The data is collected from entries made as a passenger books with the airline, either directly or indirectly through an agent, membership of the loyalty system, and information provided at check-in or through interactions with airline staff, said O’Neill. “Notes of interactions can include references to incidents and customer communications as well as a log of automated processes. Airlines using SITA’s Crew Tablet can  relay customer experience data to and from onboard the aircraft,” she said.

It is all about knowing the passenger so that the airline can give them what they want – across the journey and using any device — mobile, web, agent and more, said O’Neill. “Customer profile data can tell the airline about its customer demographics and service preferences. They can learn about which customers are delivering the most business , where, when and why they fly, what additional services they purchase, how they purchase, their  loyalty status, who travels with them and so on,” she said. “That enables the airline to tailor services, including flight network, pricing and services options to meet the needs of its market. They can also learn where their service falls down and take action to rectify it.”

The airline has a lot more data that can be used to understand passenger needs, said O’Neill. “At the IT Summit [recently] held in Brussels, we demonstrated our Horizon Business Intelligence tool that enable airlines to evaluate their business, identify issues, see trends, uncover opportunities and make intelligent decisions on strategic or operational improvements,” she said. “We currently offer five dashboards that enable an airline to understand its business and make informed decisions for improved operations and revenue performance.”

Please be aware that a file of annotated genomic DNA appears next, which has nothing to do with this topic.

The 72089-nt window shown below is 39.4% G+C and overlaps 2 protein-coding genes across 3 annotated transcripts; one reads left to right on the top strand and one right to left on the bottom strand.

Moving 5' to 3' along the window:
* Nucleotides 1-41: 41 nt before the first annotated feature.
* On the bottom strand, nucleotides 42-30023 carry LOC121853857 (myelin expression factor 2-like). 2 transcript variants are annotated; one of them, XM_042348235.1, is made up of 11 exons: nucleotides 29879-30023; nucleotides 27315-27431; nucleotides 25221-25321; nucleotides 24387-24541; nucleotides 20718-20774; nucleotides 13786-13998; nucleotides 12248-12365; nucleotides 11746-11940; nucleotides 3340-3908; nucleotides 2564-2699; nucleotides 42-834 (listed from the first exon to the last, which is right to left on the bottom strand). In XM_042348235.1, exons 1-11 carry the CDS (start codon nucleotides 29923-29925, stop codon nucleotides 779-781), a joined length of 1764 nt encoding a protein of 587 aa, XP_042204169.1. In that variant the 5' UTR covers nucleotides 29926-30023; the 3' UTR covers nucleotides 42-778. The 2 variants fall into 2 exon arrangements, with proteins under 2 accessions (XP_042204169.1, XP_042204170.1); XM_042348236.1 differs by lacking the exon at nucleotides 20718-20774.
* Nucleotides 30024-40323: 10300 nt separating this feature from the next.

A Horizon customer profile ensures an airline can recognize and recover from a disservice event – in other words to try to make an unhappy customer happy again, said O’Neill. “If a passenger’s flight has been delayed or they have experienced multiple flight cancellation events, then this information can be configured to trigger a recommendation presented to the gate agent or cabin crew indicating that passenger is eligible for a free upgrade or drink voucher along with a heartfelt apology,” she said.

The number of employees will depend on the airline size and the Horizon modules used, said O’Neill. “Horizon serves large and small airlines. Some of our customers have only a handful of airplanes; yet the same system supports major carriers including Air India and Malaysia Airlines. Customers may choose the modules they need,” she said.

Airlines are beginning to see loyalty as central to their mission, as a core philosophy woven into each and every facet of airline operations, said O’Neill. “Loyalty comes from creating customer satisfaction – building an enduring relationship beyond a single sale. To earn it, airlines need to know their customers,” she said. “And based on this knowledge, they need to recognize customers as individuals.”

There’s compelling cost logic to a focus on loyalty as well, said O’Neill. “Acquiring a customer costs: estimates put it between four and ten times the cost of retaining a customer. So it makes sense to recognize that happy customers provide the greatest potential for airline revenue generation initiatives,” she said.

Earning trust and loyalty requires more than simply selling more stuff to each passenger, said O’Neill. “Airlines need to better understand each passenger and use that knowledge to offer them the right product or service in the right channel at the right time,” she said. “SITA is committed to support airlines as they evolve from simply selling more stuff to passengers to implementing more sophisticated retailing practices built on top of enhanced understanding of their passenger’s wants and needs.”

Understanding each passenger and being able to tailor and personalize the products or services offered is essential for airlines to achieve sustained profitability, she added.

SITA’s Customer Profile and the ability to sell ancillary services in direct channels are already available, said O’Neill. “Later this year we will launch an upgraded Customer Profile and Value algorithm that is the cornerstone of enhanced personalized service,” she said. “We are in the processing of rolling this out with a major European airline and expect approximately five more to be using it by the end of the year.”